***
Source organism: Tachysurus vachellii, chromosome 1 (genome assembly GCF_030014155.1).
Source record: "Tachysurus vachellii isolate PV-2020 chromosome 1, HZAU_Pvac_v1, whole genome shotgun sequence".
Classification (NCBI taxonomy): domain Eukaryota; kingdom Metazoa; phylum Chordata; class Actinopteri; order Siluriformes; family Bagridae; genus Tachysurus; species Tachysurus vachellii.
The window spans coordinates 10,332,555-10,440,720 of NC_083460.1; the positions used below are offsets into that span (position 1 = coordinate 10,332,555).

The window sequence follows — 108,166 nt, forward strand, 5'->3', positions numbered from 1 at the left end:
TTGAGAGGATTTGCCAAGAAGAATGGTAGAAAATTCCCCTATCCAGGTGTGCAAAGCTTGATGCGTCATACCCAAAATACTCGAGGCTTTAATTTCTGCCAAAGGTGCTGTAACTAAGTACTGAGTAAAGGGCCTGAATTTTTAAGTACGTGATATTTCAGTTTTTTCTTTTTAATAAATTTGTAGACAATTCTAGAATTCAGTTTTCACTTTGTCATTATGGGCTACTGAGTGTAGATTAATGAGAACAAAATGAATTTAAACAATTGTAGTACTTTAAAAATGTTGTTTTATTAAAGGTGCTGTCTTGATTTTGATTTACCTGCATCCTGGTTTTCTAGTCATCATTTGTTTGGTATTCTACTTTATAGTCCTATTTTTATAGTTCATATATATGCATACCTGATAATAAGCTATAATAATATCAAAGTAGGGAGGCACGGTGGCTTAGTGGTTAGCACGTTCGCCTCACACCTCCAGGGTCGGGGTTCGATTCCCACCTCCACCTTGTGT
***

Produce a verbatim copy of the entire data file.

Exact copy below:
Source organism: Tachysurus vachellii, chromosome 1 (genome assembly GCF_030014155.1).
Source record: "Tachysurus vachellii isolate PV-2020 chromosome 1, HZAU_Pvac_v1, whole genome shotgun sequence".
Classification (NCBI taxonomy): domain Eukaryota; kingdom Metazoa; phylum Chordata; class Actinopteri; order Siluriformes; family Bagridae; genus Tachysurus; species Tachysurus vachellii.
The window spans coordinates 10,332,555-10,440,720 of NC_083460.1; the positions used below are offsets into that span (position 1 = coordinate 10,332,555).

The window sequence follows — 108,166 nt, forward strand, 5'->3', positions numbered from 1 at the left end:
TTGAGAGGATTTGCCAAGAAGAATGGTAGAAAATTCCCCTATCCAGGTGTGCAAAGCTTGATGCGTCATACCCAAAATACTCGAGGCTTTAATTTCTGCCAAAGGTGCTGTAACTAAGTACTGAGTAAAGGGCCTGAATTTTTAAGTACGTGATATTTCAGTTTTTTCTTTTTAATAAATTTGTAGACAATTCTAGAATTCAGTTTTCACTTTGTCATTATGGGCTACTGAGTGTAGATTAATGAGAACAAAATGAATTTAAACAATTGTAGTACTTTAAAAATGTTGTTTTATTAAAGGTGCTGTCTTGATTTTGATTTACCTGCATCCTGGTTTTCTAGTCATCATTTGTTTGGTATTCTACTTTATAGTCCTATTTTTATAGTTCATATATATGCATACCTGATAATAAGCTATAATAATATCAAAGTAGGGAGGCACGGTGGCTTAGTGGTTAGCACGTTCGCCTCACACCTCCAGGGTCGGGGTTCGATTCCCACCTCCACCTTGTGT